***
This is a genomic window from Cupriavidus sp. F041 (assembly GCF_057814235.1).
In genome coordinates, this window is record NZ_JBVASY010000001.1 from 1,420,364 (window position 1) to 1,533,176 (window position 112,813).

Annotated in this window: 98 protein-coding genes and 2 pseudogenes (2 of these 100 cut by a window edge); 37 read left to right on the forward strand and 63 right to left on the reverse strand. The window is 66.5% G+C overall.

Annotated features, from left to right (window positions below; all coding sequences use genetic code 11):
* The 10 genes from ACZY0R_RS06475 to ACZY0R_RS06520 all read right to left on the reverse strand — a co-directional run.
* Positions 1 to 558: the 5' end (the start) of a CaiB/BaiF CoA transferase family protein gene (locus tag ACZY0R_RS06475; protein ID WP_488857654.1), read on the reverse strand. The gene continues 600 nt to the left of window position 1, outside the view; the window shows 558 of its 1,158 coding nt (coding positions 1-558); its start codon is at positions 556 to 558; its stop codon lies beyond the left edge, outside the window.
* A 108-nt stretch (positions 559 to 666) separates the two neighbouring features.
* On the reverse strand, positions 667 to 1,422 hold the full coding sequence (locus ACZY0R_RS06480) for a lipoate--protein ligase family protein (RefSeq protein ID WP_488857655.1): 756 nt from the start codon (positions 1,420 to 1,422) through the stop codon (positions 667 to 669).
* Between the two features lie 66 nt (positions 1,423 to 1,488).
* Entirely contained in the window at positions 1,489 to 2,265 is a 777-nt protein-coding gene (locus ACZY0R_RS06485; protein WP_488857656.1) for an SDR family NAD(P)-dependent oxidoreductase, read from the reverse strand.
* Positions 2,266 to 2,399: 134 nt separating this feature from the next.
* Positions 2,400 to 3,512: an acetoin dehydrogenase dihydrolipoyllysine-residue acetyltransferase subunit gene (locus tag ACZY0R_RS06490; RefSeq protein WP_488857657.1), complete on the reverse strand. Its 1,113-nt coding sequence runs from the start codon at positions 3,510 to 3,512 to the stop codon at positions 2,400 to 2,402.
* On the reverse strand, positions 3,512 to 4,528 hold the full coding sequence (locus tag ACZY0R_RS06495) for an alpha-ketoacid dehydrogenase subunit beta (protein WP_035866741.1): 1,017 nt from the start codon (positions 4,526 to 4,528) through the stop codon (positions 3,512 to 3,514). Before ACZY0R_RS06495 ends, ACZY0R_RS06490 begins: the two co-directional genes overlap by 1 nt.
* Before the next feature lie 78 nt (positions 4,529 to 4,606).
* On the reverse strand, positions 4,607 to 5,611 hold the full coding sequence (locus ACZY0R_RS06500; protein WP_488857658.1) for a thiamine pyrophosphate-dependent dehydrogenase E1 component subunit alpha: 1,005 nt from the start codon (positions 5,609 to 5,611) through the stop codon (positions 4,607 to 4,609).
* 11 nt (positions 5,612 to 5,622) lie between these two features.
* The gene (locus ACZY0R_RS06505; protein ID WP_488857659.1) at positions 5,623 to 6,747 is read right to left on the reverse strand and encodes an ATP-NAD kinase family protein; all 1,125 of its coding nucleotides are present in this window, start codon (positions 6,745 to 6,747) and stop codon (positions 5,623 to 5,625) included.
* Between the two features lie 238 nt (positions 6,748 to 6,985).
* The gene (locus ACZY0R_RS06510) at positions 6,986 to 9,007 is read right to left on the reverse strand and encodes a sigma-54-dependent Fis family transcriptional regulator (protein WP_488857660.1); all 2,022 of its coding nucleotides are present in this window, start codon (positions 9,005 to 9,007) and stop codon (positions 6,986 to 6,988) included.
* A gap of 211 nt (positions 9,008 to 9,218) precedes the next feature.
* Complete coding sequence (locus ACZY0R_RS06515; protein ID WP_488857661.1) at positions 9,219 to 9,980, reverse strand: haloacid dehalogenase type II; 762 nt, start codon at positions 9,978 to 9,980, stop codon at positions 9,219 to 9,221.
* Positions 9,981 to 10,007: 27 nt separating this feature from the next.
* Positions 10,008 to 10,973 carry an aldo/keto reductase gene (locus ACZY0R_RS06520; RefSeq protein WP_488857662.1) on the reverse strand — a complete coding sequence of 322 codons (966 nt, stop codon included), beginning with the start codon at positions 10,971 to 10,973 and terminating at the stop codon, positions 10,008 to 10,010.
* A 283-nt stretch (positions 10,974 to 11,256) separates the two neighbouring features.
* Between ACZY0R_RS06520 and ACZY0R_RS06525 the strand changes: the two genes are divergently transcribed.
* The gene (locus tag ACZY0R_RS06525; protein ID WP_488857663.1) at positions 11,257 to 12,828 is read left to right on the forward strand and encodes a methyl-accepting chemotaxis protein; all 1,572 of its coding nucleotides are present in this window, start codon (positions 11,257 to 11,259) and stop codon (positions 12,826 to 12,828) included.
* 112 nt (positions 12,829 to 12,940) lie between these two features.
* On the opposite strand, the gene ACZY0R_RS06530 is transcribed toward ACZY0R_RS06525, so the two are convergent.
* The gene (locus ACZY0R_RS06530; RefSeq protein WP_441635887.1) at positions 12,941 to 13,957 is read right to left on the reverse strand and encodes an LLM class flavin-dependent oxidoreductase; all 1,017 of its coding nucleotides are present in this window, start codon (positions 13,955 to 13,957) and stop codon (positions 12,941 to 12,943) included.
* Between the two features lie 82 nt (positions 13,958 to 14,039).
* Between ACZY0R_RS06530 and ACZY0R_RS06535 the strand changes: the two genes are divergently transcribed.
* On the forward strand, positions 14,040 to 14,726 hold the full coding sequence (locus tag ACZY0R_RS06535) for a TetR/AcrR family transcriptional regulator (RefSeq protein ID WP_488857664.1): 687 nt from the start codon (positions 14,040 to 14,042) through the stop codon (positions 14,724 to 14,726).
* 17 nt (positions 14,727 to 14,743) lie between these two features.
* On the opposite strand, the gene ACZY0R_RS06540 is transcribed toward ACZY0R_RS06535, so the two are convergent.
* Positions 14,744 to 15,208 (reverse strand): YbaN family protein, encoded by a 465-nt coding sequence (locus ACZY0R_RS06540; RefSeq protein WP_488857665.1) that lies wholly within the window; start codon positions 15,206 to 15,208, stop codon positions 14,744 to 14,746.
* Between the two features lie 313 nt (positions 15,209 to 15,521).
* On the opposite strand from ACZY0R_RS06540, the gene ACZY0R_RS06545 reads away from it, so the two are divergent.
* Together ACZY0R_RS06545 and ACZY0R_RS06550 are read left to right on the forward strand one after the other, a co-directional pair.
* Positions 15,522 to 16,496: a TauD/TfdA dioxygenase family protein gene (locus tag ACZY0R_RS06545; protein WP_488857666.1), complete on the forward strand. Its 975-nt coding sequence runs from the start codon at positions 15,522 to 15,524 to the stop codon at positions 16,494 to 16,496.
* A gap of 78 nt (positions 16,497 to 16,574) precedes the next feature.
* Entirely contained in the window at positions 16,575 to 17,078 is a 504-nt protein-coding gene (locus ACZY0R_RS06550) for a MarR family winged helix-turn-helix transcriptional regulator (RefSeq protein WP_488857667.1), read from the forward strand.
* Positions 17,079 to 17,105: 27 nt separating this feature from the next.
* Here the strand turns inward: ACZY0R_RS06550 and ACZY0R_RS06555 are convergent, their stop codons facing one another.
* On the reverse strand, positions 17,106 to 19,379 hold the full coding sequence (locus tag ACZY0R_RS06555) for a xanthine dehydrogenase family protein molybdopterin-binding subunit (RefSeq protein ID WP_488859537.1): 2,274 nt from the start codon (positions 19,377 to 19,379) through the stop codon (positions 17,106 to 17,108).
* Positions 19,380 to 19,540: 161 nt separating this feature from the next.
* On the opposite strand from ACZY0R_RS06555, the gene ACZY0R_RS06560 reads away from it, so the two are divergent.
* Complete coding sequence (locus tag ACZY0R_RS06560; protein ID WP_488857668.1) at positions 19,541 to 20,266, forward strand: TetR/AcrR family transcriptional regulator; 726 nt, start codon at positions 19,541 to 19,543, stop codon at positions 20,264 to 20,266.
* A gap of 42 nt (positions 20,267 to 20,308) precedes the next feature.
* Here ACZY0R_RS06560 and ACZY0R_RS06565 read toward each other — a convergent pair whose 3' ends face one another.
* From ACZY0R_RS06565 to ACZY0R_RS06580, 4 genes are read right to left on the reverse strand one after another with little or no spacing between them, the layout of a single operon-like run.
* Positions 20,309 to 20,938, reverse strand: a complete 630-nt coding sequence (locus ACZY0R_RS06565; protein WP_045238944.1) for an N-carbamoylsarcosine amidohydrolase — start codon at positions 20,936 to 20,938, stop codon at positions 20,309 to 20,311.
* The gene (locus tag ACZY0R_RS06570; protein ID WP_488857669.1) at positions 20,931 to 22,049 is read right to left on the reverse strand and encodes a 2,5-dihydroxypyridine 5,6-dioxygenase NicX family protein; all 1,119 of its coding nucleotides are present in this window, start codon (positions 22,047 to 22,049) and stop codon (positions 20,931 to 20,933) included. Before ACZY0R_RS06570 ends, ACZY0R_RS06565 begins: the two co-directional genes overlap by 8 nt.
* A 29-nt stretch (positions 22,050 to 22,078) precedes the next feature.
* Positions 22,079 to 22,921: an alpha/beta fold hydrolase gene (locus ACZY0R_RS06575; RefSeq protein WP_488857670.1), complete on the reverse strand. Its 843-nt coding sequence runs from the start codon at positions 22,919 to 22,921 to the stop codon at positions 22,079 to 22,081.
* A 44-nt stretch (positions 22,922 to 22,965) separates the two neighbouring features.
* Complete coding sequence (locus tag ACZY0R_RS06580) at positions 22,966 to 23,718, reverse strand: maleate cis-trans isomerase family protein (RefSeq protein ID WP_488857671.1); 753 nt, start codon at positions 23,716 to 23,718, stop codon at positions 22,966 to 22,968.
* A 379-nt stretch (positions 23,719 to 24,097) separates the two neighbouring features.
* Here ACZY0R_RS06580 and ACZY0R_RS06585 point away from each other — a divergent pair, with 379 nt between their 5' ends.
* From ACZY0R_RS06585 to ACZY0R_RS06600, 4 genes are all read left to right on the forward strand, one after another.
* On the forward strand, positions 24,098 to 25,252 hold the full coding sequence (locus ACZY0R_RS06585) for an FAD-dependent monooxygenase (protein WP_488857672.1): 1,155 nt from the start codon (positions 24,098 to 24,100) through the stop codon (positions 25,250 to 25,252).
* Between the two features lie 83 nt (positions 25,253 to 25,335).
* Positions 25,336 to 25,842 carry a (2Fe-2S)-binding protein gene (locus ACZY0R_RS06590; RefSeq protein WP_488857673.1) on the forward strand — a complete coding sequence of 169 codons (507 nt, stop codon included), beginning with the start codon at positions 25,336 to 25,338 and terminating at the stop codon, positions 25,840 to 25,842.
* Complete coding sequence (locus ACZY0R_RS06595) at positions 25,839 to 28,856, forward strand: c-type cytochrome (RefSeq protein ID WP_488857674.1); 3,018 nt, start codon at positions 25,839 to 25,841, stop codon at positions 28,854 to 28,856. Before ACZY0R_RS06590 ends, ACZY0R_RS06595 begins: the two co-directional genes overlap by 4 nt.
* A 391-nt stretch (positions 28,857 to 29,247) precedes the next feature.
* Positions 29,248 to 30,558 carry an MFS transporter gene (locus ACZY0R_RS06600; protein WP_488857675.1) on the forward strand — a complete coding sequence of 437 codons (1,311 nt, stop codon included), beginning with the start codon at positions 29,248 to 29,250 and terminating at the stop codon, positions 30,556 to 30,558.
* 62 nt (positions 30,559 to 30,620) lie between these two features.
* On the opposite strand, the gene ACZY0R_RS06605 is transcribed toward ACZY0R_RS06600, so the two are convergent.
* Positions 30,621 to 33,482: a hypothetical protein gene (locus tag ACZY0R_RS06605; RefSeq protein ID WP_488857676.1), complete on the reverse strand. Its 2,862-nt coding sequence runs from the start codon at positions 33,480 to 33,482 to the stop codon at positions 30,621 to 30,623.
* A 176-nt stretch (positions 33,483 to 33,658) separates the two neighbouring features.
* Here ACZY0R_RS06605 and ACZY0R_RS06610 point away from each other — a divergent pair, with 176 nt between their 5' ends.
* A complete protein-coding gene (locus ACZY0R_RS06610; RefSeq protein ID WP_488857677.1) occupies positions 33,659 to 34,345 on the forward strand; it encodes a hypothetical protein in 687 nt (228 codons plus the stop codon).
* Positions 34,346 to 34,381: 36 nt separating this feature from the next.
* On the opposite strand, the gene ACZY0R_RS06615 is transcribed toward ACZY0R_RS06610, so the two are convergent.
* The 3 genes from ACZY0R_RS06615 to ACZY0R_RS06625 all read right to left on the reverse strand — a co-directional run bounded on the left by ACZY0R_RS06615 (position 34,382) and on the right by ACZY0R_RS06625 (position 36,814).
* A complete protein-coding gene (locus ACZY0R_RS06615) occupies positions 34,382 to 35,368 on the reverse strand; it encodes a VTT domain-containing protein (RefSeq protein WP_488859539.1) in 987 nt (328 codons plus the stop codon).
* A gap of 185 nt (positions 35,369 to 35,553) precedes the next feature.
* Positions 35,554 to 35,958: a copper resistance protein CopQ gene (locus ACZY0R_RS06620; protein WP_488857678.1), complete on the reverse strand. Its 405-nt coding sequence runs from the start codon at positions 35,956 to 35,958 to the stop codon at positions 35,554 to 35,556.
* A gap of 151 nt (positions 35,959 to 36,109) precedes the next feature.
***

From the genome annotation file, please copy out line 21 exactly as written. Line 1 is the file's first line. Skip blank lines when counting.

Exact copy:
* Complete coding sequence (locus ACZY0R_RS06515; protein ID WP_488857661.1) at positions 9,219 to 9,980, reverse strand: haloacid dehalogenase type II; 762 nt, start codon at positions 9,978 to 9,980, stop codon at positions 9,219 to 9,221.